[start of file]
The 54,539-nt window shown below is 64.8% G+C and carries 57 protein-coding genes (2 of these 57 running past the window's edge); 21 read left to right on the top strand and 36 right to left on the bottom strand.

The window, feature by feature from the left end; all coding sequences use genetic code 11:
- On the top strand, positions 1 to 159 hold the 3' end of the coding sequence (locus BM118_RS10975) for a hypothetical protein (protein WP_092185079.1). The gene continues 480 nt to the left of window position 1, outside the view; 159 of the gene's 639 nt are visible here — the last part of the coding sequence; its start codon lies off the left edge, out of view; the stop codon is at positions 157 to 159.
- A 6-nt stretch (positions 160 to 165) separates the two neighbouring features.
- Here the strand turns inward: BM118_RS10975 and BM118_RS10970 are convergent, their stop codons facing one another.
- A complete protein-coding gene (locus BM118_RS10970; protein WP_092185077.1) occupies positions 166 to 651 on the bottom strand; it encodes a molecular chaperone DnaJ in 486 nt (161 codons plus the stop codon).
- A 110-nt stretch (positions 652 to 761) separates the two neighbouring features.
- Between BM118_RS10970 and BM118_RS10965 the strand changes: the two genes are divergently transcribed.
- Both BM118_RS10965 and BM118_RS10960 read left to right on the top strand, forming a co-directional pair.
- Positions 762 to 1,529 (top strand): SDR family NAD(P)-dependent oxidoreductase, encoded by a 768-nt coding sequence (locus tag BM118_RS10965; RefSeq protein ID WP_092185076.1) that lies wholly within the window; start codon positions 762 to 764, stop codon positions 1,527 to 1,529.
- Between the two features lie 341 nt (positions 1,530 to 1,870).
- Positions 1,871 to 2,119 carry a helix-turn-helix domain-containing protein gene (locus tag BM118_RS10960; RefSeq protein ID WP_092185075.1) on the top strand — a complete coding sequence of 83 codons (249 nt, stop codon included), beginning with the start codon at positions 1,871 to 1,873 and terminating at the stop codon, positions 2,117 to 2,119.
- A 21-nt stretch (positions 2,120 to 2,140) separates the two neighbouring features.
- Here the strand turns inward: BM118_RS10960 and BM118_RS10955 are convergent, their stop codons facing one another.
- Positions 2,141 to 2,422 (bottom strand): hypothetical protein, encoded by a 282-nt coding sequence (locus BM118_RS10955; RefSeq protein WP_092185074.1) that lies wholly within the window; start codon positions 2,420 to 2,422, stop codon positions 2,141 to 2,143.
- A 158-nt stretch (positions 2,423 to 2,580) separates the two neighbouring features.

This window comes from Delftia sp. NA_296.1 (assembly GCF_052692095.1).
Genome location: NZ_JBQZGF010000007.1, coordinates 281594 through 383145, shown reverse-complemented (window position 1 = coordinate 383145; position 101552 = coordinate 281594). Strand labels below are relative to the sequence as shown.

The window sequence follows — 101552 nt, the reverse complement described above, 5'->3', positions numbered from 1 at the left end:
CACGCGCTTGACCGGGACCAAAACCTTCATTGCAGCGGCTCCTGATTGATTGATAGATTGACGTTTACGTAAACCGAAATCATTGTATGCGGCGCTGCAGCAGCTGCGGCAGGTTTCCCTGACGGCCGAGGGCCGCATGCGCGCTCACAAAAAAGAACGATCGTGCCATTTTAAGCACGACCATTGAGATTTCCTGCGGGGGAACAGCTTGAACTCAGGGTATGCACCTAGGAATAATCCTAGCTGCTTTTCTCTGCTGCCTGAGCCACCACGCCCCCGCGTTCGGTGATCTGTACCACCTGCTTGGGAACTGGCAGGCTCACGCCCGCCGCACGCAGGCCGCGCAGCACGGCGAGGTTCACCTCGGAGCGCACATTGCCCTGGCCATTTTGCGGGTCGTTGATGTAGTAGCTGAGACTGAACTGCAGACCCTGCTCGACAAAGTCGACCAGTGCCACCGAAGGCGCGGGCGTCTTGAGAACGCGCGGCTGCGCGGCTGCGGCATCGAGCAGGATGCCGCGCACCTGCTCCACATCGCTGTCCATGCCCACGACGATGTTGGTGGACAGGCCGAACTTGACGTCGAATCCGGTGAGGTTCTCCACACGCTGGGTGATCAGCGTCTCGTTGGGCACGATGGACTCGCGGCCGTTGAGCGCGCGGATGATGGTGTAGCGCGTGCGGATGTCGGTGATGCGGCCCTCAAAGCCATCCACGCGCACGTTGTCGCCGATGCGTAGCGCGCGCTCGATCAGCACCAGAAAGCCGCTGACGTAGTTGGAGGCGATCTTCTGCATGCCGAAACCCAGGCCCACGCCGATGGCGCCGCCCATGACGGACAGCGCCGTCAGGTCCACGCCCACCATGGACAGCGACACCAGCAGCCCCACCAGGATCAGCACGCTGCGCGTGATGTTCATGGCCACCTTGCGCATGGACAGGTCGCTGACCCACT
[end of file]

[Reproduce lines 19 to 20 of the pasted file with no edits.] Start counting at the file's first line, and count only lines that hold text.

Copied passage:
The window sequence follows — 101552 nt, the reverse complement described above, 5'->3', positions numbered from 1 at the left end:
CACGCGCTTGACCGGGACCAAAACCTTCATTGCAGCGGCTCCTGATTGATTGATAGATTGACGTTTACGTAAACCGAAATCATTGTATGCGGCGCTGCAGCAGCTGCGGCAGGTTTCCCTGACGGCCGAGGGCCGCATGCGCGCTCACAAAAAAGAACGATCGTGCCATTTTAAGCACGACCATTGAGATTTCCTGCGGGGGAACAGCTTGAACTCAGGGTATGCACCTAGGAATAATCCTAGCTGCTTTTCTCTGCTGCCTGAGCCACCACGCCCCCGCGTTCGGTGATCTGTACCACCTGCTTGGGAACTGGCAGGCTCACGCCCGCCGCACGCAGGCCGCGCAGCACGGCGAGGTTCACCTCGGAGCGCACATTGCCCTGGCCATTTTGCGGGTCGTTGATGTAGTAGCTGAGACTGAACTGCAGACCCTGCTCGACAAAGTCGACCAGTGCCACCGAAGGCGCGGGCGTCTTGAGAACGCGCGGCTGCGCGGCTGCGGCATCGAGCAGGATGCCGCGCACCTGCTCCACATCGCTGTCCATGCCCACGACGATGTTGGTGGACAGGCCGAACTTGACGTCGAATCCGGTGAGGTTCTCCACACGCTGGGTGATCAGCGTCTCGTTGGGCACGATGGACTCGCGGCCGTTGAGCGCGCGGATGATGGTGTAGCGCGTGCGGATGTCGGTGATGCGGCCCTCAAAGCCATCCACGCGCACGTTGTCGCCGATGCGTAGCGCGCGCTCGATCAGCACCAGAAAGCCGCTGACGTAGTTGGAGGCGATCTTCTGCATGCCGAAACCCAGGCCCACGCCGATGGCGCCGCCCATGACGGACAGCGCCGTCAGGTCCACGCCCACCATGGACAGCGACACCAGCAGCCCCACCAGGATCAGCACGCTGCGCGTGATGTTCATGGCCACCTTGCGCATGGACAGGTCGCTGACCCACT